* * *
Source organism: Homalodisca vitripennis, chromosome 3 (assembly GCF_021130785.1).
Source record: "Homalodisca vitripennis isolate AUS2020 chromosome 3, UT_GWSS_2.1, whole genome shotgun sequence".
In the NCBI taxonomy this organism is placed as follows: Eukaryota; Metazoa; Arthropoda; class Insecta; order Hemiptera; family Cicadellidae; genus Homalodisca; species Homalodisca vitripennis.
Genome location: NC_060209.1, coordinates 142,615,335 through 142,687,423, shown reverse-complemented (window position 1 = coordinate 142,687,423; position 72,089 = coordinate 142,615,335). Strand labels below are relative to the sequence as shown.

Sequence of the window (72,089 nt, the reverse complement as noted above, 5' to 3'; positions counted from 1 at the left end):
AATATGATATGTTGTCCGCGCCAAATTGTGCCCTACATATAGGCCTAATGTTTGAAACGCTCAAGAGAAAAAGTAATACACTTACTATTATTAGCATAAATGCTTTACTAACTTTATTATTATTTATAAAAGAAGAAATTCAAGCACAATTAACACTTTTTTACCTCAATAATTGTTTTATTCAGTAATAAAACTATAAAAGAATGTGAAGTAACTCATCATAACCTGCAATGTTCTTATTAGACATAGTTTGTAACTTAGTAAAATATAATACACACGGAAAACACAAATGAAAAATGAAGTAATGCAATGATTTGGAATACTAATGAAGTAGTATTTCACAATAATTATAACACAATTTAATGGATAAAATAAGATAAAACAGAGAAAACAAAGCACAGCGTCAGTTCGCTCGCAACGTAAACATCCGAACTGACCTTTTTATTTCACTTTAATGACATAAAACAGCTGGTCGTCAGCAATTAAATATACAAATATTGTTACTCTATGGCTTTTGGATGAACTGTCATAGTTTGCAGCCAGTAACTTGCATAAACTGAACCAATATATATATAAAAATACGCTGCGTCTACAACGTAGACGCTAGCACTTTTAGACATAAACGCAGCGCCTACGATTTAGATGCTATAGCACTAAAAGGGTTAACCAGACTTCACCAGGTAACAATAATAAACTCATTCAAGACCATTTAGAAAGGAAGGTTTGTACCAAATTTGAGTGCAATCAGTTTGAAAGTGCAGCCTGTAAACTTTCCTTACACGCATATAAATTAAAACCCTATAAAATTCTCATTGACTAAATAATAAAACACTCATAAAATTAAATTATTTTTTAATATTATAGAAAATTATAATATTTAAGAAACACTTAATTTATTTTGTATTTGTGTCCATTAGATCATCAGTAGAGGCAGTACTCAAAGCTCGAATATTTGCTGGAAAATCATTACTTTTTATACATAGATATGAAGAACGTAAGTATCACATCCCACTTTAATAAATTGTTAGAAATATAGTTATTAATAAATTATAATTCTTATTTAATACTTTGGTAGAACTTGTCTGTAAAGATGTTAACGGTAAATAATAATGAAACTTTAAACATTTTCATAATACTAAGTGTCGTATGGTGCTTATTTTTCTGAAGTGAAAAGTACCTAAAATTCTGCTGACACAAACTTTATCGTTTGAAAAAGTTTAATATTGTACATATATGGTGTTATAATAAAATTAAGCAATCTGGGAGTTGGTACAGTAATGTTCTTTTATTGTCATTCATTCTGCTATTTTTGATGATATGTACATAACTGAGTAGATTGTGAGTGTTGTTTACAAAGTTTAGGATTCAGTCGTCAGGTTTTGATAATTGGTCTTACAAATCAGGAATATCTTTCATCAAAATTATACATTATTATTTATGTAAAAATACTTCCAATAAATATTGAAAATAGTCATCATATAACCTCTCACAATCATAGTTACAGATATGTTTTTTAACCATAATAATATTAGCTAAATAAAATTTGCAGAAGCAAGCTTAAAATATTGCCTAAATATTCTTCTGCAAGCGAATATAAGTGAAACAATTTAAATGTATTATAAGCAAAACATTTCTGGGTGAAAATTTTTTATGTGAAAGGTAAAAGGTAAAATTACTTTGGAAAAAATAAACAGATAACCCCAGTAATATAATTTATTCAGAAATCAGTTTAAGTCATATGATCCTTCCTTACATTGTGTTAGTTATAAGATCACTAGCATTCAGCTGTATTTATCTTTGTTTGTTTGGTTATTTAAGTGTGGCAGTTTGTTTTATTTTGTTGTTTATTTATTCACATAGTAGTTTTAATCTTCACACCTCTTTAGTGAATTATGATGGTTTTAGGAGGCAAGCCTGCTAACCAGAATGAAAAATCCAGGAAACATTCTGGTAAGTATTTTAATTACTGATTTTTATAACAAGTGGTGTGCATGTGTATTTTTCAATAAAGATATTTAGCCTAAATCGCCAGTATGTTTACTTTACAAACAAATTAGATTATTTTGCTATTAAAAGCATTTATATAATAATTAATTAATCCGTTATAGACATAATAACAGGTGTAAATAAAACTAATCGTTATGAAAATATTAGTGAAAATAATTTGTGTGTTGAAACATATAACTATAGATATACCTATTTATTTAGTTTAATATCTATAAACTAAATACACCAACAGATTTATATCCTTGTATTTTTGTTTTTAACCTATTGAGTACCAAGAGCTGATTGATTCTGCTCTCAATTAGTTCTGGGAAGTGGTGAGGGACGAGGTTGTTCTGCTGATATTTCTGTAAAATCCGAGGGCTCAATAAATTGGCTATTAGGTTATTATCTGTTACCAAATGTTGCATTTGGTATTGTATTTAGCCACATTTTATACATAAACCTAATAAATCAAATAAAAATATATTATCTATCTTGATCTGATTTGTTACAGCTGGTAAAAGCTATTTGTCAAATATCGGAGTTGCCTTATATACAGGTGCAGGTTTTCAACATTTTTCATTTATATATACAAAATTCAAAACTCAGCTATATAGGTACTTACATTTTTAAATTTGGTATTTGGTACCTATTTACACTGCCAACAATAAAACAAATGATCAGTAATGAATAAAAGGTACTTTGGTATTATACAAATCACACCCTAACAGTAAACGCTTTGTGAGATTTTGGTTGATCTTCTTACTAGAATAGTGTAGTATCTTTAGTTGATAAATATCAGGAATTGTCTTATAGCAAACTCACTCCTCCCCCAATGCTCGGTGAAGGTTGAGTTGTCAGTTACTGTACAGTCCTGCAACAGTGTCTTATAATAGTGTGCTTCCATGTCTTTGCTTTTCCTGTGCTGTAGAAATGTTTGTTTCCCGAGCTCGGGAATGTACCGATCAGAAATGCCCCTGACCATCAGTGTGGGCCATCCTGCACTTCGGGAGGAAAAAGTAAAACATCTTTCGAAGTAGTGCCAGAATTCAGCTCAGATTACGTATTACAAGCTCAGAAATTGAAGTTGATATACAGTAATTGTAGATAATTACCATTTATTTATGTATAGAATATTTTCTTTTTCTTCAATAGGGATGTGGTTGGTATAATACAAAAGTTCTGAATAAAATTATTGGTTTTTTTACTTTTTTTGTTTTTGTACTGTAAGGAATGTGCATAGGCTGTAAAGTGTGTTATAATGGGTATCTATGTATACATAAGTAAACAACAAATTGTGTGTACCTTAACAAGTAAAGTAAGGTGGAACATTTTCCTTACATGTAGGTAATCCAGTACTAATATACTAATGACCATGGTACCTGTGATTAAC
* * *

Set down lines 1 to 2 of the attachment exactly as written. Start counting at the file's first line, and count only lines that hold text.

Source organism: Homalodisca vitripennis, chromosome 3 (assembly GCF_021130785.1).
Source record: "Homalodisca vitripennis isolate AUS2020 chromosome 3, UT_GWSS_2.1, whole genome shotgun sequence".